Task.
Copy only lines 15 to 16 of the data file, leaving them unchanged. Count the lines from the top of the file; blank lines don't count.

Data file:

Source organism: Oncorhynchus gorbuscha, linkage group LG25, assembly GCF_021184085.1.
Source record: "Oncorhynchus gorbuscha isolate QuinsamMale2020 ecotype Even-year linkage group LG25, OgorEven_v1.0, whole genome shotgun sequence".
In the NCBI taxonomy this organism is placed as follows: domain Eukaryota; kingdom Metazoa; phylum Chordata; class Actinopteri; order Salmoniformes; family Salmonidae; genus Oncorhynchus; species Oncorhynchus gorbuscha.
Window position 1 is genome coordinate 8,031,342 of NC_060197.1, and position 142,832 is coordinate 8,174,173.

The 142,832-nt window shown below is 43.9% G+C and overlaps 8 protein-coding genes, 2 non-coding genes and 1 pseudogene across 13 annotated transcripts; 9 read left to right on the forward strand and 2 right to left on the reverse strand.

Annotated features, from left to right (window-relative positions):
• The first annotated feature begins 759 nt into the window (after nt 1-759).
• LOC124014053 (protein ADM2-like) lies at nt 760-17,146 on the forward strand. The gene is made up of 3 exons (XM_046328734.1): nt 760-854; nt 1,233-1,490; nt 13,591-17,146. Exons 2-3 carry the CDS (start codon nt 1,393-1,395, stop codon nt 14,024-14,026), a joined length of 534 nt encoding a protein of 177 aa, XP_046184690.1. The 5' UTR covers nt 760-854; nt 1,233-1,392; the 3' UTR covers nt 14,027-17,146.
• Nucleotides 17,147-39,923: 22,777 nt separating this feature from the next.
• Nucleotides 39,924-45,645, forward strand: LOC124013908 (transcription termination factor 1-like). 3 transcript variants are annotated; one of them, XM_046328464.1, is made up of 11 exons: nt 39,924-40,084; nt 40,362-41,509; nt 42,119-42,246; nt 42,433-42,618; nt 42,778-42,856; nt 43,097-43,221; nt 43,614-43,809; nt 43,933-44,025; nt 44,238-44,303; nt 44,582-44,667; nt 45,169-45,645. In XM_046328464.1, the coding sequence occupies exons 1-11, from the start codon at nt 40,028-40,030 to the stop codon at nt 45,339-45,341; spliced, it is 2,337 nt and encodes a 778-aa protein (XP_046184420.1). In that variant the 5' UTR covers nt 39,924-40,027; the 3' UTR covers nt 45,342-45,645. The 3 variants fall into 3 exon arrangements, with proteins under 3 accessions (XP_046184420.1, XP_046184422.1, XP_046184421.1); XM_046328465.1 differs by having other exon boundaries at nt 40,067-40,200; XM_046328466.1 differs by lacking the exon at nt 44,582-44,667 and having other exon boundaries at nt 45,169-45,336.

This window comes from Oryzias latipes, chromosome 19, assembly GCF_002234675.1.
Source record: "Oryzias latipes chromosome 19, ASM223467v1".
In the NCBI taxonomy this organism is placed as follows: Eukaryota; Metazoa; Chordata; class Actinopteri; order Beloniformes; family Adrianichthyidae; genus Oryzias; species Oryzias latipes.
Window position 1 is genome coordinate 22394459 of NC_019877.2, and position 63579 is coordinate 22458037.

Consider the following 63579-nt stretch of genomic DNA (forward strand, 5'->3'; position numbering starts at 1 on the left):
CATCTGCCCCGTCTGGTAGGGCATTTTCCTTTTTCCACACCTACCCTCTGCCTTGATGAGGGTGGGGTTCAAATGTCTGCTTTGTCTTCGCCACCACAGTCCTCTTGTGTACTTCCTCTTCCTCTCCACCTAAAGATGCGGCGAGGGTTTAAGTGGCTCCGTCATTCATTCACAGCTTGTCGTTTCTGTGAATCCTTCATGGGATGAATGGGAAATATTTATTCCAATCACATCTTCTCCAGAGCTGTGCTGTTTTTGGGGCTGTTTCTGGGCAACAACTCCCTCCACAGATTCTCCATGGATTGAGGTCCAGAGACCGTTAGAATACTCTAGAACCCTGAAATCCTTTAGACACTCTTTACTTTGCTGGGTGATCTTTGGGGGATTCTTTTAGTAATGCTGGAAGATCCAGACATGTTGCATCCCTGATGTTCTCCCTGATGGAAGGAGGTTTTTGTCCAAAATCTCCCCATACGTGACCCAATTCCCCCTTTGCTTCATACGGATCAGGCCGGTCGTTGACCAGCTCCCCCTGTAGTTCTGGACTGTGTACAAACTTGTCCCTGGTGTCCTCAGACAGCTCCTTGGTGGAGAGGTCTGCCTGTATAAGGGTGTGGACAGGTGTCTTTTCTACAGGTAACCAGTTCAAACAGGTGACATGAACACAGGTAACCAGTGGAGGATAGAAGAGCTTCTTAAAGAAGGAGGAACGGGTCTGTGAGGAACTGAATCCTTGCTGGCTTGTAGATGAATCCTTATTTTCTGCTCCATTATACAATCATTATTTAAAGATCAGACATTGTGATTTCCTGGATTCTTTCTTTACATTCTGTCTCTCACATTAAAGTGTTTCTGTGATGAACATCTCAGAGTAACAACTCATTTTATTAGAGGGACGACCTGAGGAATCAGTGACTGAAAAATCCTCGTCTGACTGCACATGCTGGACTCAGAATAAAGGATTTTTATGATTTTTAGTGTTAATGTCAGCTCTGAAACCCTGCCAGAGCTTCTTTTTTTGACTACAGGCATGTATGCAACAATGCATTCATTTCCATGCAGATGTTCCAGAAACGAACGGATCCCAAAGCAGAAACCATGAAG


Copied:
Consider the following 63579-nt stretch of genomic DNA (forward strand, 5'->3'; position numbering starts at 1 on the left):
CATCTGCCCCGTCTGGTAGGGCATTTTCCTTTTTCCACACCTACCCTCTGCCTTGATGAGGGTGGGGTTCAAATGTCTGCTTTGTCTTCGCCACCACAGTCCTCTTGTGTACTTCCTCTTCCTCTCCACCTAAAGATGCGGCGAGGGTTTAAGTGGCTCCGTCATTCATTCACAGCTTGTCGTTTCTGTGAATCCTTCATGGGATGAATGGGAAATATTTATTCCAATCACATCTTCTCCAGAGCTGTGCTGTTTTTGGGGCTGTTTCTGGGCAACAACTCCCTCCACAGATTCTCCATGGATTGAGGTCCAGAGACCGTTAGAATACTCTAGAACCCTGAAATCCTTTAGACACTCTTTACTTTGCTGGGTGATCTTTGGGGGATTCTTTTAGTAATGCTGGAAGATCCAGACATGTTGCATCCCTGATGTTCTCCCTGATGGAAGGAGGTTTTTGTCCAAAATCTCCCCATACGTGACCCAATTCCCCCTTTGCTTCATACGGATCAGGCCGGTCGTTGACCAGCTCCCCCTGTAGTTCTGGACTGTGTACAAACTTGTCCCTGGTGTCCTCAGACAGCTCCTTGGTGGAGAGGTCTGCCTGTATAAGGGTGTGGACAGGTGTCTTTTCTACAGGTAACCAGTTCAAACAGGTGACATGAACACAGGTAACCAGTGGAGGATAGAAGAGCTTCTTAAAGAAGGAGGAACGGGTCTGTGAGGAACTGAATCCTTGCTGGCTTGTAGATGAATCCTTATTTTCTGCTCCATTATACAATCATTATTTAAAGATCAGACATTGTGATTTCCTGGATTCTTTCTTTACATTCTGTCTCTCACATTAAAGTGTTTCTGTGATGAACATCTCAGAGTAACAACTCATTTTATTAGAGGGACGACCTGAGGAATCAGTGACTGAAAAATCCTCGTCTGACTGCACATGCTGGACTCAGAATAAAGGATTTTTATGATTTTTAGTGTTAATGTCAGCTCTGAAACCCTGCCAGAGCTTCTTTTTTTGACTACAGGCATGTATGCAACAATGCATTCATTTCCATGCAGATGTTCCAGAAACGAACGGATCCCAAAGCAGAAACCATGAAG